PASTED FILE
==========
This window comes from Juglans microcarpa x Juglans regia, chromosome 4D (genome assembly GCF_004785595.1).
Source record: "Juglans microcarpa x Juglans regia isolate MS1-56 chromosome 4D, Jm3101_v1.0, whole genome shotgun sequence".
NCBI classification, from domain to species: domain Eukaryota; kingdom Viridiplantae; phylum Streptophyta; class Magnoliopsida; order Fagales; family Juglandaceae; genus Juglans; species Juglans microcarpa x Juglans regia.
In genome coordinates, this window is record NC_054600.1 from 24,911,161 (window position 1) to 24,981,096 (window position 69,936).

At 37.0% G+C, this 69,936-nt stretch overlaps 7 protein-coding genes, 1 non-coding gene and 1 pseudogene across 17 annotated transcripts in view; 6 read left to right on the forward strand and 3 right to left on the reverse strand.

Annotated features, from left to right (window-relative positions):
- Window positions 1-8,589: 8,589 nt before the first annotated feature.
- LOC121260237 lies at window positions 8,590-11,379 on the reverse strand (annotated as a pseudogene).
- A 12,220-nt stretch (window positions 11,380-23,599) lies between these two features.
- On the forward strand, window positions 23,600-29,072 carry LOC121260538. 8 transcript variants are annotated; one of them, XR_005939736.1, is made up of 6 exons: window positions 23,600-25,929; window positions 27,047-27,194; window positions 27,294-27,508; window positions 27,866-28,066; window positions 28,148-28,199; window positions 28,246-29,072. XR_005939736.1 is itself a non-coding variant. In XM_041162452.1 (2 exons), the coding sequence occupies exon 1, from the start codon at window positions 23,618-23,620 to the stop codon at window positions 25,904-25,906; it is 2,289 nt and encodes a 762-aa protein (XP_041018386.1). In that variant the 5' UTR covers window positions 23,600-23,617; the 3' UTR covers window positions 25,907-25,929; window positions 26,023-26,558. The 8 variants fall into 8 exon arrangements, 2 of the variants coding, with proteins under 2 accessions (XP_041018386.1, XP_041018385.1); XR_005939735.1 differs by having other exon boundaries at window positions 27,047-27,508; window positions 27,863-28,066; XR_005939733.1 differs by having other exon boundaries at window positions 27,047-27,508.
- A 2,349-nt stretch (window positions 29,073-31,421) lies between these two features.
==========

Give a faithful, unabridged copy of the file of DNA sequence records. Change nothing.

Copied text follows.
This window comes from Juglans microcarpa x Juglans regia, chromosome 4D (genome assembly GCF_004785595.1).
Source record: "Juglans microcarpa x Juglans regia isolate MS1-56 chromosome 4D, Jm3101_v1.0, whole genome shotgun sequence".
NCBI classification, from domain to species: domain Eukaryota; kingdom Viridiplantae; phylum Streptophyta; class Magnoliopsida; order Fagales; family Juglandaceae; genus Juglans; species Juglans microcarpa x Juglans regia.
In genome coordinates, this window is record NC_054600.1 from 24,911,161 (window position 1) to 24,981,096 (window position 69,936).

At 37.0% G+C, this 69,936-nt stretch overlaps 7 protein-coding genes, 1 non-coding gene and 1 pseudogene across 17 annotated transcripts in view; 6 read left to right on the forward strand and 3 right to left on the reverse strand.

Annotated features, from left to right (window-relative positions):
- Window positions 1-8,589: 8,589 nt before the first annotated feature.
- LOC121260237 lies at window positions 8,590-11,379 on the reverse strand (annotated as a pseudogene).
- A 12,220-nt stretch (window positions 11,380-23,599) lies between these two features.
- On the forward strand, window positions 23,600-29,072 carry LOC121260538. 8 transcript variants are annotated; one of them, XR_005939736.1, is made up of 6 exons: window positions 23,600-25,929; window positions 27,047-27,194; window positions 27,294-27,508; window positions 27,866-28,066; window positions 28,148-28,199; window positions 28,246-29,072. XR_005939736.1 is itself a non-coding variant. In XM_041162452.1 (2 exons), the coding sequence occupies exon 1, from the start codon at window positions 23,618-23,620 to the stop codon at window positions 25,904-25,906; it is 2,289 nt and encodes a 762-aa protein (XP_041018386.1). In that variant the 5' UTR covers window positions 23,600-23,617; the 3' UTR covers window positions 25,907-25,929; window positions 26,023-26,558. The 8 variants fall into 8 exon arrangements, 2 of the variants coding, with proteins under 2 accessions (XP_041018386.1, XP_041018385.1); XR_005939735.1 differs by having other exon boundaries at window positions 27,047-27,508; window positions 27,863-28,066; XR_005939733.1 differs by having other exon boundaries at window positions 27,047-27,508.
- A 2,349-nt stretch (window positions 29,073-31,421) lies between these two features.